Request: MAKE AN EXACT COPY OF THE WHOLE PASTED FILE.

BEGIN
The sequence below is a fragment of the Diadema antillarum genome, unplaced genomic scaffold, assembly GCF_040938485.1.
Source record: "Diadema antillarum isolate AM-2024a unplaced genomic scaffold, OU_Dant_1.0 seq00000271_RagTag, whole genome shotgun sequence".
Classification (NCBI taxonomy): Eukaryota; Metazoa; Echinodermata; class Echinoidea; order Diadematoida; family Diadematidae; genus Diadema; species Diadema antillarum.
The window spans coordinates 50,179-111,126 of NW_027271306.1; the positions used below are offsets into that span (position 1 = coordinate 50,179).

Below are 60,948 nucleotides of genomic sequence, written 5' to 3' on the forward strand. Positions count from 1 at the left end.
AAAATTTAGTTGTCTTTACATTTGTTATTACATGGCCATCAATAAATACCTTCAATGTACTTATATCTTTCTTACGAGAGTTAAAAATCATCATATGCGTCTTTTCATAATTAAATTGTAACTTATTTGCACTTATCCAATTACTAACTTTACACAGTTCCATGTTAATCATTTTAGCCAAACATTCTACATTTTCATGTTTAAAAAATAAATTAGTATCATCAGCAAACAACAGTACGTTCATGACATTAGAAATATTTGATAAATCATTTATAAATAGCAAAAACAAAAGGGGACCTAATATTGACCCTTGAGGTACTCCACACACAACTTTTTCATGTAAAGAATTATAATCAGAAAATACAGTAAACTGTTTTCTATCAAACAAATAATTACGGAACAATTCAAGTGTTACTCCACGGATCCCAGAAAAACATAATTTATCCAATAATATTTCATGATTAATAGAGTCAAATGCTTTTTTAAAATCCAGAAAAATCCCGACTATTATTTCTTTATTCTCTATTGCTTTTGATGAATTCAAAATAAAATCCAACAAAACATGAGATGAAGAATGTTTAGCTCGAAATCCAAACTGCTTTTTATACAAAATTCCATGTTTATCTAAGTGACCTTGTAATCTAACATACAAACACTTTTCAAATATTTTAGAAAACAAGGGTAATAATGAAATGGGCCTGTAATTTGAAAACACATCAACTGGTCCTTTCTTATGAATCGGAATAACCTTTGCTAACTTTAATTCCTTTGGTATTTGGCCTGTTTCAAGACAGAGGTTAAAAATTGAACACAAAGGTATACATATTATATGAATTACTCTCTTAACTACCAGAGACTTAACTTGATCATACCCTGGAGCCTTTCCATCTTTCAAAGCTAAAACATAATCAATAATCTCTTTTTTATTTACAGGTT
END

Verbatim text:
The sequence below is a fragment of the Diadema antillarum genome, unplaced genomic scaffold, assembly GCF_040938485.1.
Source record: "Diadema antillarum isolate AM-2024a unplaced genomic scaffold, OU_Dant_1.0 seq00000271_RagTag, whole genome shotgun sequence".
Classification (NCBI taxonomy): Eukaryota; Metazoa; Echinodermata; class Echinoidea; order Diadematoida; family Diadematidae; genus Diadema; species Diadema antillarum.
The window spans coordinates 50,179-111,126 of NW_027271306.1; the positions used below are offsets into that span (position 1 = coordinate 50,179).

Below are 60,948 nucleotides of genomic sequence, written 5' to 3' on the forward strand. Positions count from 1 at the left end.
AAAATTTAGTTGTCTTTACATTTGTTATTACATGGCCATCAATAAATACCTTCAATGTACTTATATCTTTCTTACGAGAGTTAAAAATCATCATATGCGTCTTTTCATAATTAAATTGTAACTTATTTGCACTTATCCAATTACTAACTTTACACAGTTCCATGTTAATCATTTTAGCCAAACATTCTACATTTTCATGTTTAAAAAATAAATTAGTATCATCAGCAAACAACAGTACGTTCATGACATTAGAAATATTTGATAAATCATTTATAAATAGCAAAAACAAAAGGGGACCTAATATTGACCCTTGAGGTACTCCACACACAACTTTTTCATGTAAAGAATTATAATCAGAAAATACAGTAAACTGTTTTCTATCAAACAAATAATTACGGAACAATTCAAGTGTTACTCCACGGATCCCAGAAAAACATAATTTATCCAATAATATTTCATGATTAATAGAGTCAAATGCTTTTTTAAAATCCAGAAAAATCCCGACTATTATTTCTTTATTCTCTATTGCTTTTGATGAATTCAAAATAAAATCCAACAAAACATGAGATGAAGAATGTTTAGCTCGAAATCCAAACTGCTTTTTATACAAAATTCCATGTTTATCTAAGTGACCTTGTAATCTAACATACAAACACTTTTCAAATATTTTAGAAAACAAGGGTAATAATGAAATGGGCCTGTAATTTGAAAACACATCAACTGGTCCTTTCTTATGAATCGGAATAACCTTTGCTAACTTTAATTCCTTTGGTATTTGGCCTGTTTCAAGACAGAGGTTAAAAATTGAACACAAAGGTATACATATTATATGAATTACTCTCTTAACTACCAGAGACTTAACTTGATCATACCCTGGAGCCTTTCCATCTTTCAAAGCTAAAACATAATCAATAATCTCTTTTTTATTTACAGGTT